where the writers are


I often want to know how someone came to write, what motivates them to 'hang in', often against all the odds. So I thought that I'd tell my story here.


I have always had a desire to write. Putting words together seems to be an innate ability. Over the years I exercised that (or maybe I should say, 'exorcised') in my business life by writing business papers and other creative documents - while my scribbled poems ended up in the 'sock drawer'. Many of those poems are now available in my collection, Childhood Hills. Some years ago I left a senior position in finance in the US and returned to live in Connemara in the west of Ireland. I had always wanted to write but I had never had the time. Of course, that was a convenient excuse. I was afraid that, if I ever sat down to write, I'd discover that I couldn't. Now that may seem to be a contradiction to you if I always had an innate ability to put words together. Contradiction or not, that's what I felt. So, I forced myself to write. I reserved three or four hours each day for writing. The weeks and months passed and one page turned into ten and ten into fifty. Soon I realized that I had written 25,000 words of my first novel and that I had created a family of characters. The new world they inhabited took over my consciousness. I stayed with it. It's a lonely pursuit and one that demands lots of fortitude and stamina. So the muse was always there with me. But I exorcised it by scribbling poems that conveyed my feelings or described an event I had witnessed. Over the years this became a kind of poetic diary. I never considered myself a poet. I still don't. When I think of poets I think of names like Yeats or Wordsworth or Seamus Heaney. When I think of American poets I think of Theodore Roethke, Galway Kinnell, W.S.Merwin, John Ashbery, James Dickey, and Dan Masterson who once told me "you can write - no doubt about it";..you have a voice that is your own and that's important. I want to help your voice confine itself to the pure statement that carries the image to the reader." I get most enjoyment from listening to a poet talk about the written work and the work in progress: why a poem was written, the spark that ignited the vision, the snatch of overheard conversation, the incident that retrieves a past memory, the choice of words and imagery, the simple scene transformed, the need to be a witness.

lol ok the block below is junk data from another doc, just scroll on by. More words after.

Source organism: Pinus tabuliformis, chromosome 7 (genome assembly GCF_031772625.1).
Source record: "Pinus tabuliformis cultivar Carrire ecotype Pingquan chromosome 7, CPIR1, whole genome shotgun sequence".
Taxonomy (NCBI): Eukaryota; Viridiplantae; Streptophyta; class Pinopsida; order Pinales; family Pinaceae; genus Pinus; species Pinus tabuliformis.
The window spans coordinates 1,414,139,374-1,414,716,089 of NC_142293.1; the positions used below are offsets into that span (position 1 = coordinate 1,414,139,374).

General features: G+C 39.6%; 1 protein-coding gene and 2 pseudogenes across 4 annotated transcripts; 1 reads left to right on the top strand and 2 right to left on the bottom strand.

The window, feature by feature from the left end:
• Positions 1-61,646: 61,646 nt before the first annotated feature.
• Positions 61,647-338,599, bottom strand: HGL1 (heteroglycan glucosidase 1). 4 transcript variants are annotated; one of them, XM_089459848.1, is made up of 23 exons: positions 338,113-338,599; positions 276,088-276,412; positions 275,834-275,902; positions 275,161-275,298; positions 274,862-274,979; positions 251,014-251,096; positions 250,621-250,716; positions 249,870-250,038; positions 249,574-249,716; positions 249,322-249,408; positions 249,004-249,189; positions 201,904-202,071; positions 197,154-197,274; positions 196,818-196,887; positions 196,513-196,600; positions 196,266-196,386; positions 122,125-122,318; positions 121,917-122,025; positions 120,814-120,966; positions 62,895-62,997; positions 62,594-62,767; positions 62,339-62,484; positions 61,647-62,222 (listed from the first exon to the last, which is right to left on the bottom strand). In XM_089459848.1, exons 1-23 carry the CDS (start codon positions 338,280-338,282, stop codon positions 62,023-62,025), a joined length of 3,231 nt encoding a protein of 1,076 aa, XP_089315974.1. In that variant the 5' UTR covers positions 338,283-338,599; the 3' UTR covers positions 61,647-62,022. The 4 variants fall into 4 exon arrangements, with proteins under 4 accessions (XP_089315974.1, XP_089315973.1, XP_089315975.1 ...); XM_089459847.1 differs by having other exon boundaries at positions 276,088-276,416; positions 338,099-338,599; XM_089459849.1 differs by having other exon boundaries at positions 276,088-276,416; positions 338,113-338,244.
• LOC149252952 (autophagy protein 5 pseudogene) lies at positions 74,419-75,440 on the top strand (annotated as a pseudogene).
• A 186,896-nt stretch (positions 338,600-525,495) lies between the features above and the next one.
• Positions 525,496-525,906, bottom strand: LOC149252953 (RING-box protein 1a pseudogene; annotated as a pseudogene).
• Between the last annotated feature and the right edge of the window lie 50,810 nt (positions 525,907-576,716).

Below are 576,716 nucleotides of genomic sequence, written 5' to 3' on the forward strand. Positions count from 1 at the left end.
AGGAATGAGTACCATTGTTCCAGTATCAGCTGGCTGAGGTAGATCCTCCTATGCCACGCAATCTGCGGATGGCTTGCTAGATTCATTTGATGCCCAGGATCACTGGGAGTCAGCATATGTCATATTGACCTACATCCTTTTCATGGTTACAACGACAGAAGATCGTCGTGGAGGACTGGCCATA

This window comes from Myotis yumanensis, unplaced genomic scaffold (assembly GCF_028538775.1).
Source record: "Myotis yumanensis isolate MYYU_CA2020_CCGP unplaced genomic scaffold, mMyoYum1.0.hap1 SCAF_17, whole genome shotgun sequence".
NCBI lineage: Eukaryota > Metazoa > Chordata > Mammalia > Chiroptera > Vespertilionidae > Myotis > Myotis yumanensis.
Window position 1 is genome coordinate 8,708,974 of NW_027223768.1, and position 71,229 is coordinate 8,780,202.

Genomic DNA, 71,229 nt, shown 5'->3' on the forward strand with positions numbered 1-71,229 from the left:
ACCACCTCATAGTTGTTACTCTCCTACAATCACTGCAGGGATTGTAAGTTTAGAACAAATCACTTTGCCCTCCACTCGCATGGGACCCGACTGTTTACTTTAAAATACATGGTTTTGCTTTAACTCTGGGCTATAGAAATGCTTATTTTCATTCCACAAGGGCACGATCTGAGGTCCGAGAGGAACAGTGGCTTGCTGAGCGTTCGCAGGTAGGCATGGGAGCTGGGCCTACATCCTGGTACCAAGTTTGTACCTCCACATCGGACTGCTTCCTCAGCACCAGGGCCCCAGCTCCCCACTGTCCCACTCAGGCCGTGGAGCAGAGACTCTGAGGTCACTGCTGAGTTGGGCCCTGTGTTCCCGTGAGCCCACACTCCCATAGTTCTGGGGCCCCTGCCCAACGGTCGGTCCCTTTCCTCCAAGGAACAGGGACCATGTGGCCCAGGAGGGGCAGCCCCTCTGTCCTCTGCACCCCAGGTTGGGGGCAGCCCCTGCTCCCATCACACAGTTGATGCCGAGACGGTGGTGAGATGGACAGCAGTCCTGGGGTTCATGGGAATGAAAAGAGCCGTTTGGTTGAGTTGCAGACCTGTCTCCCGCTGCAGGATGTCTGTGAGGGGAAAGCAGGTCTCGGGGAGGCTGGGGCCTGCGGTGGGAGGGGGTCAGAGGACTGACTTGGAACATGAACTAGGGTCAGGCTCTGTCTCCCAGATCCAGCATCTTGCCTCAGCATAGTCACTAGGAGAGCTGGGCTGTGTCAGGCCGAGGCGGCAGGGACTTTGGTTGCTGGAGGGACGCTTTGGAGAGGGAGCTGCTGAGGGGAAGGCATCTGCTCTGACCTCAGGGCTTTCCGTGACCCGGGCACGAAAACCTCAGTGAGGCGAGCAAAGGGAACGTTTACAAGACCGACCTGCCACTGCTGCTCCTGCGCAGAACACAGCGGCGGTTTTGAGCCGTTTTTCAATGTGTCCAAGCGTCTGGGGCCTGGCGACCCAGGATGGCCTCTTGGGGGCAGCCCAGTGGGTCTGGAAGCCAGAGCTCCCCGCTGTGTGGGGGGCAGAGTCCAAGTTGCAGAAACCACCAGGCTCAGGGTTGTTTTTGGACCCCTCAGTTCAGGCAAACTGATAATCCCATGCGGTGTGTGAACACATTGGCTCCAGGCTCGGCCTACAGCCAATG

There's no way that one can grow up in Ireland without being surrounded by writers. Everybody writes! And, if they don't, they tell stories. The Celtic oral tradition is alive and well. When I was a little boy in our country farmhouse home, people (neighbors, friends, strangers) would come in of an evening, sit around the fire, and tell stories till the 'wee hours' of the morning. Later Irish writers: James Joyce, John McGahern, Brian Moore, Brendan Behan, Oscar Wilde, Sean O'Casey - and today there's so many, starting with my old schoolmate, Seamus Heaney, and others such as Roddy Doyle. Of course my favorite read is the thriller and I love Irish thriller writers such as Jack Higgins and Victor O'Reilly.But I must not leave out my favorite American writers and there are so many of them: Hemingway, Steinbeck, O'Connor, Clancy, James T. Farrell, and many more. I've been scared by Dean Koontz and by Stephen King and Evan Kingsbury ( whom you may know better as Robert W. Walker, author of the INSTINCT and the EDGE series ) and I've laughed out loud in bed reading Carl Hiaasen. Lately I've been reading my favorite Irish author, Ken Bruen. At College I read the great Russian writers, such as Turgenev and Tolstoy and began a whole new love affair. I suppose every writer that I read has influenced me. I believe that if one wants to (has to) write, one must read, read, read ...